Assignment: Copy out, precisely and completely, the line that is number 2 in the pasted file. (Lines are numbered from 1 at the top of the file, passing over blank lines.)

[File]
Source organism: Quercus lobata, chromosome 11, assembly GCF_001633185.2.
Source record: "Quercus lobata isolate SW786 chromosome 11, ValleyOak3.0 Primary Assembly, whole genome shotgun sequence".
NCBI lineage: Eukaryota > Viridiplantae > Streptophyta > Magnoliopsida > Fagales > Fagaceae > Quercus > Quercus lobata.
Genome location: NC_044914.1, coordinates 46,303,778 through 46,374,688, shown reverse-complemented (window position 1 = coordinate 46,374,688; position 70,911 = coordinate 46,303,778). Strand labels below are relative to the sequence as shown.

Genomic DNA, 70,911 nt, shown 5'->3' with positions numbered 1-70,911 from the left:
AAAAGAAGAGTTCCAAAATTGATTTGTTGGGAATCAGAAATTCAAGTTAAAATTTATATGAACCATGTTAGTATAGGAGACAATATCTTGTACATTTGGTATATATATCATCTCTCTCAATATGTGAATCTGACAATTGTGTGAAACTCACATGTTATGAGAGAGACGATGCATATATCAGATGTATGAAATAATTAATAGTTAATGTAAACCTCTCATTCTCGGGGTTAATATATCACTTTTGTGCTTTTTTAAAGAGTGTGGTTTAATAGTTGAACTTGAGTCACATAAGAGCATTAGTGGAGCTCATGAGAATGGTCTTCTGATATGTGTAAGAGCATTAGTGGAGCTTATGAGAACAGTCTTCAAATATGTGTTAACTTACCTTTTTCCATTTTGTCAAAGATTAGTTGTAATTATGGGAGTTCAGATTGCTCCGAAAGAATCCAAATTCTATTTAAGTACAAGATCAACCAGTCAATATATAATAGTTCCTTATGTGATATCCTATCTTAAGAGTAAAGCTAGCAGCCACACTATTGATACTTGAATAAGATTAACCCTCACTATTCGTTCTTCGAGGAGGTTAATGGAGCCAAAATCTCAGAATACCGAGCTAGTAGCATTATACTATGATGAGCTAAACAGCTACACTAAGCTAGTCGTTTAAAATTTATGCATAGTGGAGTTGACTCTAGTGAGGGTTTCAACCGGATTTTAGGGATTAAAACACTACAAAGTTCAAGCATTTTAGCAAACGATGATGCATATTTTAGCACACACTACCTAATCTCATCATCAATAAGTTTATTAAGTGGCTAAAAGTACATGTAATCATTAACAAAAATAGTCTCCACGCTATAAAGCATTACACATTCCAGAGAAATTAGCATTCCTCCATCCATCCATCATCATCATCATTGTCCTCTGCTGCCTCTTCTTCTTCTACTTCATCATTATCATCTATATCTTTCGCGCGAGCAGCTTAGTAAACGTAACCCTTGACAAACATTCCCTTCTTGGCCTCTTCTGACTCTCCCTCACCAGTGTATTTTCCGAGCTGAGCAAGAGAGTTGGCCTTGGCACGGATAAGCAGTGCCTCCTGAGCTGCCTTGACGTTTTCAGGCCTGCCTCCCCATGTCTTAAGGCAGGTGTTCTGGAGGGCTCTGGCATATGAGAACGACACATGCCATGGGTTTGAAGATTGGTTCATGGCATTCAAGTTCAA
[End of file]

Source record: "Quercus lobata isolate SW786 chromosome 11, ValleyOak3.0 Primary Assembly, whole genome shotgun sequence".